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Air force said on alert for further drone incursions

IAF flies over Beirut after drone enters Israel; Hezbollah claims responsibility

Israeli aircraft fly at low altitude in apparent message to the Iran-backed terror group, which says drone carried out reconnaissance for 40 minutes before returning to Lebanon

Illustrative photo of an IAF F-16 (IDF Spokesperson's Unit/Flash90)
Illustrative photo of an IAF F-16 (IDF Spokesperson's Unit/Flash90)

The Hezbollah terror group on Friday claimed responsibility for launching a drone into Israel that evaded Israeli air defenses before returning to Lebanon.

The Israel Defense Forces said it fired an Iron Dome interceptor missile at the small unmanned aircraft but missed and also scrambled fighter jets and attack aircraft, setting off warning sirens across wide swaths of the north.

In a statement, Hezbollah said the “Hassan” model drone was on a reconnaissance mission that reached 70 kilometers (43 miles) inside Israeli territory. It was not clear if the drone shot recorded any images while in Israeli airspace.

“The Islamic resistance launched the Hassan drone into occupied Palestinian territory and it surveyed the area for forty minutes,” the statement said.

Hezbollah said the drone “returned safely” to Lebanon, while noting the failed interception attempts.

The IDF earlier said the drone returned to Lebanon “after a few minutes” and that the aircraft was a “glider” variety, but did not specify the exact model. The military also did not accuse Hezbollah of launching the drone in an initial statement on the incident.

The Hezbollah statement was issued as Israeli Air Force aircraft flew over Beirut at low altitude, in an apparent warning to the Iran-backed terror organization.

Citing an unnamed Lebanese security source, Al Jazeera reported two Israeli fighter jets flew from the Mediterranean Sea over the Lebanese capital before departing several minutes later.

Hebrew media reports said the Israeli jets flew over Beirut’s Dahiya neighborhood, a Hezbollah stronghold, deliberately setting off sonic booms.

According to Channel 13 news, Israel has been bracing for larger drones than the one Hezbollah sent across the border, which reportedly reached as far as the Sea of Galilee.

The network said the IAF remained on alert for any additional drone incursions.

Additionally, the report said the warning sirens in northern Israel were set off by the Iron Dome and not the small drone, which the interceptor missiles are not designed to counter.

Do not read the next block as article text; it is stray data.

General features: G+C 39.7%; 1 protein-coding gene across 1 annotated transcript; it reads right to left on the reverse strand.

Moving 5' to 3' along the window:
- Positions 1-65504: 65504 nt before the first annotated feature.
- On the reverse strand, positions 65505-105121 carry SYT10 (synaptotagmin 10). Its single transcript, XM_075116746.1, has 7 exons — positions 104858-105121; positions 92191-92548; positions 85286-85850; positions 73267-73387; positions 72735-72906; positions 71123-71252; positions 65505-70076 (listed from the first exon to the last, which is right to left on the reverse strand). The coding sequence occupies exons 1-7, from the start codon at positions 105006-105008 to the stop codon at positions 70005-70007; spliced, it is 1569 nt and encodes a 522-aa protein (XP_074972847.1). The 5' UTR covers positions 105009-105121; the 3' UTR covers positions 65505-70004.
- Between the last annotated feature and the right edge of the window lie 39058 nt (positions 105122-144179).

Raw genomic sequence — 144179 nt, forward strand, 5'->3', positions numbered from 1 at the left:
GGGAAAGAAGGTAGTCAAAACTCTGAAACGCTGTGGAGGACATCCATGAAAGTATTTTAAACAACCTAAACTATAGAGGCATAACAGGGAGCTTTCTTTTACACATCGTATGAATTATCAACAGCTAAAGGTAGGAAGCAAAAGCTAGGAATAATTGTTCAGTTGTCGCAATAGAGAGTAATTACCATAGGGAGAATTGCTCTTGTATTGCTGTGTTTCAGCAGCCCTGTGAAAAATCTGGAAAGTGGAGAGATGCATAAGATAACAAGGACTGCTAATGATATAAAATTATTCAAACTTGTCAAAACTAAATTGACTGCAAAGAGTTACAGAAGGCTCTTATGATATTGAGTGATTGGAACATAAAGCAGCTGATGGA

Friday’s infiltration came a day after the military downed a drone on the Lebanese border that it said belonged to the Hezbollah terror group and after warnings by Israeli officials of drone attacks in recent days. Troops also shot down a drone that entered Israel from Gaza.

On Wednesday, Hezbollah leader Hassan Nasrallah claimed the Iran-backed group had begun manufacturing its own drones. “We have been producing drones in Lebanon for a long time, and whoever wants to buy them, submit an order,” he said.

Lebanon and Israel are technically in a state of war and the heavily guarded border is commonly penetrated by drones from both sides. Last month, Nasrallah claimed that Lebanon’s ability to shoot down Israeli drones had halted regular unmanned flights over the border. Israeli officials did not directly comment on the Hezbollah leader’s claims, but have expressed concerns over the terrorist militia’s anti-aircraft capabilities in the past.

On Sunday, Israeli troops accidentally opened fire on an IDF drone near the Lebanese border, after suspecting it was an enemy aircraft.

A top Israeli official warned earlier this week that UAV attacks were likely to increase, saying they were a growing problem worldwide. “It is cheap and easy to carry out attacks with them,” the senior official said, speaking on condition of anonymity during a state visit to Bahrain by Prime Minister Naftali Bennett.

Israeli military officials have repeatedly warned of the threat posed by drones, both simple off-the-shelf varieties that can be used for surveillance and more powerful models, some based on Iranian designs, that can be used to carry out complex attacks.

Judah Ari Gross contributed to this report.

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